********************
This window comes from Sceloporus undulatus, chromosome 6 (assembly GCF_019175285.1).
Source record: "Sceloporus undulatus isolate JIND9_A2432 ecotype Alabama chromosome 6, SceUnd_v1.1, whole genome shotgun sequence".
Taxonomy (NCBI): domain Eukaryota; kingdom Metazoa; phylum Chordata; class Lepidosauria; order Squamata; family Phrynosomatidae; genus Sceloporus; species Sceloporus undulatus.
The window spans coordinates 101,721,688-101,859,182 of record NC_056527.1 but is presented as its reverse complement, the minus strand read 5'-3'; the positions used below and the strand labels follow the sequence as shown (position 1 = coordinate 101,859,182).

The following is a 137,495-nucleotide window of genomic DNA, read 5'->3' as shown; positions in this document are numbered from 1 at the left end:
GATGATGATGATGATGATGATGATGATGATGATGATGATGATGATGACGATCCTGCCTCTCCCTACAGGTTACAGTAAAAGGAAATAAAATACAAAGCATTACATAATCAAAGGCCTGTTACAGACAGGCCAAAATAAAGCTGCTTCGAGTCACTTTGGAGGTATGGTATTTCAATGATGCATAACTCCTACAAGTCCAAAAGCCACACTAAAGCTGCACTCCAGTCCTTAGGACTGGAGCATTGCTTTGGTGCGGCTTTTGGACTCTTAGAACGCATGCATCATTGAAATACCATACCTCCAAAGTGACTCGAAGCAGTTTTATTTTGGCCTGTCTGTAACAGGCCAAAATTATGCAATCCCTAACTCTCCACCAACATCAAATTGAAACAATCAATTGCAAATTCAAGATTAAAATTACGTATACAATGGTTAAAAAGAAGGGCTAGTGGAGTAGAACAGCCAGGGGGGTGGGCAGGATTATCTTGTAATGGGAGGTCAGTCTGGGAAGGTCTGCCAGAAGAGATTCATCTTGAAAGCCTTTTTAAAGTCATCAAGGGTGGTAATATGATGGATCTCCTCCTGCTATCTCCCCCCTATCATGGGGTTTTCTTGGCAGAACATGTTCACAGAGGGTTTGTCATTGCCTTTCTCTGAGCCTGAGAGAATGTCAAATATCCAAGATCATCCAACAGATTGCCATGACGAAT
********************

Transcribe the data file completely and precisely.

This window comes from Sceloporus undulatus, chromosome 6 (assembly GCF_019175285.1).
Source record: "Sceloporus undulatus isolate JIND9_A2432 ecotype Alabama chromosome 6, SceUnd_v1.1, whole genome shotgun sequence".
Taxonomy (NCBI): domain Eukaryota; kingdom Metazoa; phylum Chordata; class Lepidosauria; order Squamata; family Phrynosomatidae; genus Sceloporus; species Sceloporus undulatus.
The window spans coordinates 101,721,688-101,859,182 of record NC_056527.1 but is presented as its reverse complement, the minus strand read 5'-3'; the positions used below and the strand labels follow the sequence as shown (position 1 = coordinate 101,859,182).

The following is a 137,495-nucleotide window of genomic DNA, read 5'->3' as shown; positions in this document are numbered from 1 at the left end:
GATGATGATGATGATGATGATGATGATGATGATGATGATGATGATGACGATCCTGCCTCTCCCTACAGGTTACAGTAAAAGGAAATAAAATACAAAGCATTACATAATCAAAGGCCTGTTACAGACAGGCCAAAATAAAGCTGCTTCGAGTCACTTTGGAGGTATGGTATTTCAATGATGCATAACTCCTACAAGTCCAAAAGCCACACTAAAGCTGCACTCCAGTCCTTAGGACTGGAGCATTGCTTTGGTGCGGCTTTTGGACTCTTAGAACGCATGCATCATTGAAATACCATACCTCCAAAGTGACTCGAAGCAGTTTTATTTTGGCCTGTCTGTAACAGGCCAAAATTATGCAATCCCTAACTCTCCACCAACATCAAATTGAAACAATCAATTGCAAATTCAAGATTAAAATTACGTATACAATGGTTAAAAAGAAGGGCTAGTGGAGTAGAACAGCCAGGGGGGTGGGCAGGATTATCTTGTAATGGGAGGTCAGTCTGGGAAGGTCTGCCAGAAGAGATTCATCTTGAAAGCCTTTTTAAAGTCATCAAGGGTGGTAATATGATGGATCTCCTCCTGCTATCTCCCCCCTATCATGGGGTTTTCTTGGCAGAACATGTTCACAGAGGGTTTGTCATTGCCTTTCTCTGAGCCTGAGAGAATGTCAAATATCCAAGATCATCCAACAGATTGCCATGACGAAT